There are many ways to prevent those upsetting reflections from gaining steam. The most successful game plan is to focus on the defense maneuvers rather than the triggers that may have activated them. Perceived challenges may not have been intentional threats, but the partner on the other end could have heard them as more critical than they were meant. Defenses are easier to identify and to change. Once both partners recognize how they characteristically defend any perceived attack, they can better evaluate what caused their defensive reactions and change those responses.   
There are many defensive responses, some unique to each individual couple. But, six of them are the most familiar to most people. The following examples will illustrate how harmful they can be to intimate partners.
The Six Most Common Defensive Behaviors
1)     Reversing Blame
People who defend this way want to get the heat off of them and on to the other partner. The easiest way to do that is to remind the other partner when he or she did the same thing at another time.  
Example:
Attack:
“You were a real jerk last night at the party. Everyone was embarrassed when you thought that telling the hostess that she should dump her husband was funny. I felt like you were making it look like you were tired of me, or something.”
Defense:
“Oh, right. You’re playing the never-do-anything-wrong person again, pretending innocence. You get drunk at every party we go to. The guys line up to wait for you to start falling all over them, just like last week. What the hell were you doing?”
2)     Expecting Forgiveness by “Legitimate” Excuses
The goal of this defensive maneuver is to have ready and convincing excuses for the behavior being questioned. There were “unforeseen or “unmanageable events” that just couldn’t be controlled. The person attacked presents him or herself as innocent of any wrongdoing because of the difficulty of the situation. There were extraneous circumstances, so there should not be any negative reaction.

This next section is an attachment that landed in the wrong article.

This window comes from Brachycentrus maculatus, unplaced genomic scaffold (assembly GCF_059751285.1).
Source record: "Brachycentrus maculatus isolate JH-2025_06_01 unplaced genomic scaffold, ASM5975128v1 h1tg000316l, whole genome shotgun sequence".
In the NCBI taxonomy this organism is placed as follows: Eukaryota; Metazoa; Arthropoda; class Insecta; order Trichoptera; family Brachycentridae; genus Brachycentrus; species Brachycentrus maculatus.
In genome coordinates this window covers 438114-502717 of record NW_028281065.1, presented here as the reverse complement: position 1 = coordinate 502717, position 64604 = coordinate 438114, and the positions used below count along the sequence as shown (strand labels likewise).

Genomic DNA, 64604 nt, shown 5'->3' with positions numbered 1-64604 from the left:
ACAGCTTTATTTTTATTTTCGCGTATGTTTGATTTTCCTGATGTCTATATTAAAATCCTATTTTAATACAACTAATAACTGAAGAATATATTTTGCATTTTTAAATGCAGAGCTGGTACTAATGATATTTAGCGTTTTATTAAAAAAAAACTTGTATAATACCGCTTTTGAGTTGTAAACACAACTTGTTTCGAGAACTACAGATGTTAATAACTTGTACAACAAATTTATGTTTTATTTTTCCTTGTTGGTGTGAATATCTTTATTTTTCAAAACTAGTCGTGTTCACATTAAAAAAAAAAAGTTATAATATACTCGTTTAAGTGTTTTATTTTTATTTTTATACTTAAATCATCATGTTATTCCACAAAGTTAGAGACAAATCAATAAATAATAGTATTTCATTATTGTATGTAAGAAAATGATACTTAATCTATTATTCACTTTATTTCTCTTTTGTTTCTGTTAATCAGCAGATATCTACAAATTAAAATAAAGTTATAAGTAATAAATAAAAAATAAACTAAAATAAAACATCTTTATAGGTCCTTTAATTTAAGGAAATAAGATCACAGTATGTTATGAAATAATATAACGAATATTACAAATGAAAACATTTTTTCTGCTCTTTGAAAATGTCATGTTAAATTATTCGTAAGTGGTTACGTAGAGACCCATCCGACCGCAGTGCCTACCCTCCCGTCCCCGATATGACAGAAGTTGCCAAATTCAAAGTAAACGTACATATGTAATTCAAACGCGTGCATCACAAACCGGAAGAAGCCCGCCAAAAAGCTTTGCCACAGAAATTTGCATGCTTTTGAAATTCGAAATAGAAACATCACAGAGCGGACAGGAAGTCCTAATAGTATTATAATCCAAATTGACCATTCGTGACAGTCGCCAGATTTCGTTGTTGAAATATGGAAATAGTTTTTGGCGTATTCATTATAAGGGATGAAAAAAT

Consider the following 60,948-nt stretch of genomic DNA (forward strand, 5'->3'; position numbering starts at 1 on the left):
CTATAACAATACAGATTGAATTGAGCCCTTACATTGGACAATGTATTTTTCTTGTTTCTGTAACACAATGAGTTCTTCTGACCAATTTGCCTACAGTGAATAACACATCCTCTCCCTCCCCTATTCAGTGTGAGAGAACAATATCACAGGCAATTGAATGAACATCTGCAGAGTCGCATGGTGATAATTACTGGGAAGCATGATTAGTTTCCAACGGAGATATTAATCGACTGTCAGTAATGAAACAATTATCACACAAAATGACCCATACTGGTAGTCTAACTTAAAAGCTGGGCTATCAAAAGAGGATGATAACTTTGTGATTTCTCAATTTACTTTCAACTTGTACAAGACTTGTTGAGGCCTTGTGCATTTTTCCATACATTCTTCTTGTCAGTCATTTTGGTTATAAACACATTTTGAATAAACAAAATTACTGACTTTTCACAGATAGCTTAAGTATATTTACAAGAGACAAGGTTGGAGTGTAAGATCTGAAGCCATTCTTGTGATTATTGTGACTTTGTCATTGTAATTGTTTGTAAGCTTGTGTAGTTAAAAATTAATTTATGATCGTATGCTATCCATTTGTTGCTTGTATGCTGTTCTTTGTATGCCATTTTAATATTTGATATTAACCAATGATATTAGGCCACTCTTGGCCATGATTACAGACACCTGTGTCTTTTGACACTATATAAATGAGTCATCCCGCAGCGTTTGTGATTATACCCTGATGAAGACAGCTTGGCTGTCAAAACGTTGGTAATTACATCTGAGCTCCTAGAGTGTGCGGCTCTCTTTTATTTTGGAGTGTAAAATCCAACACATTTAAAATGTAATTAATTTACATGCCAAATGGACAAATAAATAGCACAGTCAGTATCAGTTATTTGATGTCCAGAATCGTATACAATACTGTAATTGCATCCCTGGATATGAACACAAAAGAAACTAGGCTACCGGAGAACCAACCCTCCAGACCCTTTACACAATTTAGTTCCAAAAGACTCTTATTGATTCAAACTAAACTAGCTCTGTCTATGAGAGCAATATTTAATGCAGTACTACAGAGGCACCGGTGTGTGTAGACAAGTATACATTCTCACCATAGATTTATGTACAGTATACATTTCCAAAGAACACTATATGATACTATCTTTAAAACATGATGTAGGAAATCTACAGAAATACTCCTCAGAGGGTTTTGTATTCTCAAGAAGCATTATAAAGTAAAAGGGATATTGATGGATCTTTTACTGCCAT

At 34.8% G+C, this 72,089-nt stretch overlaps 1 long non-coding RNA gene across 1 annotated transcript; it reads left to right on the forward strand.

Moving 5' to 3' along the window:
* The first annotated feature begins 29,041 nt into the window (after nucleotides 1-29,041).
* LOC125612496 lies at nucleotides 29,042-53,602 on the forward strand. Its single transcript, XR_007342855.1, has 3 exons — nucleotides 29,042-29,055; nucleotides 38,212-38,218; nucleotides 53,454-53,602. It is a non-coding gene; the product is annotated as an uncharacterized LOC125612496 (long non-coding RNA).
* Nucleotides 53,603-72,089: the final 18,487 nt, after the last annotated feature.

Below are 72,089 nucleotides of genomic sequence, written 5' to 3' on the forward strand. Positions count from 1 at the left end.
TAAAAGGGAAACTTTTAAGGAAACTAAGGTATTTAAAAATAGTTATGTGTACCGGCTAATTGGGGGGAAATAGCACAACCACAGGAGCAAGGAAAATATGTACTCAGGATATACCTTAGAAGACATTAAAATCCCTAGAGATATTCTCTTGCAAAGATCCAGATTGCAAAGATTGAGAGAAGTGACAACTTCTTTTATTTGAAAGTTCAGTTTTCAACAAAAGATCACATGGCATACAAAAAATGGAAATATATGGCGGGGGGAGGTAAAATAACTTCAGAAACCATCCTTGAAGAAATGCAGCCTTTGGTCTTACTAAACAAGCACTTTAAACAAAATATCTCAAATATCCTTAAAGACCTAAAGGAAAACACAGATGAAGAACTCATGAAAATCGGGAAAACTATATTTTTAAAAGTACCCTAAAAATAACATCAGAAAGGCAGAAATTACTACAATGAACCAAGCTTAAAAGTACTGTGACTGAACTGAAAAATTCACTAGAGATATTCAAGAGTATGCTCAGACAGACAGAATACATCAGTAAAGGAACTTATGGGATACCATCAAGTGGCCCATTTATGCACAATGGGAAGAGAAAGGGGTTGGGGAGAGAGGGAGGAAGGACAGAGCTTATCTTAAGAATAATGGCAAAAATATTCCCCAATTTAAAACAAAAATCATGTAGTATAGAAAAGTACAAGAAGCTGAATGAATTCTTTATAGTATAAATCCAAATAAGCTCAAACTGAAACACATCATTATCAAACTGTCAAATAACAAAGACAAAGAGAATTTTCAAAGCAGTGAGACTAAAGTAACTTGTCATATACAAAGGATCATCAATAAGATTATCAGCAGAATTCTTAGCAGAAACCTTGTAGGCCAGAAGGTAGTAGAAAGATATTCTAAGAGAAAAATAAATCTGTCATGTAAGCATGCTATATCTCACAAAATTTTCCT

Example:
Attack:
“I texted you five times to pick me up at the airport. I had to wait an hour for you to get there. You are always late no matter how much I stressed that I needed you to be on time today. What was so important that you couldn’t get back to me?”
Defense:
“I’m so sorry. I forgot to charge my phone because I was helping your mother with her upsetting doctor appointment, and then I was on my way before I realized it. I knew you wouldn’t want me to be any later than I always was, so I just took a chance. And then there was an accident on the freeway. I was so frustrated but I didn’t have any way of reaching you. You’re being so unreasonable to be mad at me. I did everything I could to be on time and it wasn’t my fault.”
3)     Crazy-Making
This maneuver requires that you play the part of an attorney-like prosecutor but is very effective as a defense. When one partner feels attacked, he or she actively and stridently challenges that the event in question never happened, is being distorted, or is coming from unreasonable bias. The goal is to get the presumed attacker to doubt him or herself.
Example:
Attack:
“You promised me that you would be supportive when I decided to go back to work. You said you would help with shopping and cooking. You’ve managed to avoid doing anything you promised. I don’t even believe you anymore.”
Defense:
“First of all, I never made all of those stupid promises. I said I would help you out if I had the time, remember? You are exaggerating like crazy to make me feel like the bad guy. Just like a woman, you remember only what’s convenient to win the argument. Go ahead and pretend it happened your way. It won’t work. You’re really off the mark.”
4)     Exaggerating Your Partner’s Point
This one is tricky, but extremely effective when used accurately. The presumed attack is hurtful to a point. Instead of defending, the assaulted partner makes the accusation much more intense and meaner than intended, exaggerating it beyond what the accuser intended. The goal is to get the adversary to begin protecting you from the initial assault.
Example:
Attack:
“You’ve promised to save money for months. We can’t even pay our bills. What the hell is up with this credit card? I’ve gone through it and there isn’t anything on this that we really need. You’re supposed to talk to me before you spend extra money. I’m really pissed.”
Defense: